Protecting the Pharma Supply Chain: FDA Efforts at Global Harmonization
Protect your company from stumbling on new harmonization efforts by the FDA and regulators across the globe looking to shore up the supply chain.
The pandemic may have underscored supply chain fragilities but there are no signs regulators are letting up.
Protecting the Pharma Supply Chain: FDA Efforts at Global Harmonization explains the changes so you can pivot accordingly and comply with stricter quality standards, new supply chain rules and enhanced quality manufacturing metrics.
This report explains what stricter quality standards in places, such as India and China, means for those outsourcing there, the latest legislation and executive orders that create new supply chain rules for essential drugs, the FDA’s possible push for the assignment of public-facing letter grades for manufacturing facilities and much more.
While harmonizing good manufacturing practice (GMP) regulations across borders and instituting more information-sharing between U.S. regulators and others will prevent the kinds of drug shortages and reduced quality brought about by the pandemic, it means additional burdens on pharmaceutical companies.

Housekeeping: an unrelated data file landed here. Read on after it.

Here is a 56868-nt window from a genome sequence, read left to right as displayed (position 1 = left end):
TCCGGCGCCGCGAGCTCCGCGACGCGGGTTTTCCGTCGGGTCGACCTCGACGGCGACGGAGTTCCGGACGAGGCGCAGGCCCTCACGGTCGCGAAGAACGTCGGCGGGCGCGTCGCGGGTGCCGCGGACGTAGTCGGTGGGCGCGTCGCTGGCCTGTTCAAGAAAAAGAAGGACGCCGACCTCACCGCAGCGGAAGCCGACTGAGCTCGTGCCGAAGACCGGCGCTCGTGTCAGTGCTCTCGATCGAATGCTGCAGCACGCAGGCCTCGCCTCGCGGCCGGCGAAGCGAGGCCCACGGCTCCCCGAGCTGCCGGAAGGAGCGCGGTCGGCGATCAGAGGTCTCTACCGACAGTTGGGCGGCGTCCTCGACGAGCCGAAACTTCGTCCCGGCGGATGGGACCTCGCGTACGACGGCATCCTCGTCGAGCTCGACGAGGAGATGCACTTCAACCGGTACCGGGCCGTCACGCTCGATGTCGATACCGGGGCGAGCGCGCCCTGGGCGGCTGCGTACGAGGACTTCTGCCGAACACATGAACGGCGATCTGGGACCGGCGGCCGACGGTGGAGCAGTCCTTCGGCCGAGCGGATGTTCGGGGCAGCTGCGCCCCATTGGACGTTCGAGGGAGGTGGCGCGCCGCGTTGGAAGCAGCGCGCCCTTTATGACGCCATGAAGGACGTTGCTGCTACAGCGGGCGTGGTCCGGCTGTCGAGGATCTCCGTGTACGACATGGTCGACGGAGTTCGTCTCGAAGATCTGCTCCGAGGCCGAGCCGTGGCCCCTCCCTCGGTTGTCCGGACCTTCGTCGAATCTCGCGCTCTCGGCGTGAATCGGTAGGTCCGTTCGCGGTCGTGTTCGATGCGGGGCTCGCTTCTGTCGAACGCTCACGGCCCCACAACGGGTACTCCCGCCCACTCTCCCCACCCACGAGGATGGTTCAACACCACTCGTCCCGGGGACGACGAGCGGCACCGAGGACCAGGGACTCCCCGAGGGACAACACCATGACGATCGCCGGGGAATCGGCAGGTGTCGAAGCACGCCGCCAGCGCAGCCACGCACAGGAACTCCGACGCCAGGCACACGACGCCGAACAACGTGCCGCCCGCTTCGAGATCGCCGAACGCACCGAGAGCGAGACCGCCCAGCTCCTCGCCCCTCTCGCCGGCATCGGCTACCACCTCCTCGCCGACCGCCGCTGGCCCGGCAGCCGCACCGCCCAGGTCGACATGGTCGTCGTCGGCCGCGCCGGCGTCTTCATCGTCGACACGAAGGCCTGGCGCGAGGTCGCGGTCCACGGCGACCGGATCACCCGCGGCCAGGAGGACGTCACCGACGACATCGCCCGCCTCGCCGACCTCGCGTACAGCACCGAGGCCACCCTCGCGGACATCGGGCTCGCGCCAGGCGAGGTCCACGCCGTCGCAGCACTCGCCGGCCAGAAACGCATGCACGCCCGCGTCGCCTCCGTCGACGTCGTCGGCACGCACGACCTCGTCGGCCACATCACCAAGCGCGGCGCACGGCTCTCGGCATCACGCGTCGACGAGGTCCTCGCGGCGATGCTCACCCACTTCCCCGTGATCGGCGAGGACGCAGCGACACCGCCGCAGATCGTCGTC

Based on a webinar by Howard Sklamberg, partner at Arnold & Porter and former FDA deputy commissioner for global regulatory operations and policy, Protecting the Pharma Supply Chain explains:
- The future of the U.S.-EU Mutual Recognition Agreement and what it means for inspections
- The long-lasting effects of FDA guidance on inspection alternatives during the pandemic — will these reforms continue?
- How the CARES Act provisions on the supply chain will affect harmonization and how companies should prepare
- The effect of pharmaceutical onshoring initiatives in the U.S. and Europe on harmonization efforts and what that means for manufacturers
- How to prepare for the FDA’s ongoing quality metrics initiative
About the Contributor
Howard Sklamberg, a partner with Arnold & Porter and the former top enforcement official for the FDA, counsels clients on a wide range of compliance and enforcement issues related to FDA regulation and policy. His experience is rooted in a deep understanding of U.S. and foreign food, drug and medical device law and policy, enabling him to guide domestic and international clients through the regulatory challenges they face. Areas of expertise include inspections and warning letters, investigations, civil and criminal enforcement, medical product applications and clinical research, food and hemp regulation, imports, the development of FDA policy and FDA-related legislation, and business transactions involving FDA-regulated companies.
Who Will Benefit
- Quality management leaders
- Regulatory personnel
- Legal affairs personnel
- Supply-chain personnel
- Receiving personnel
- Purchasing personnel
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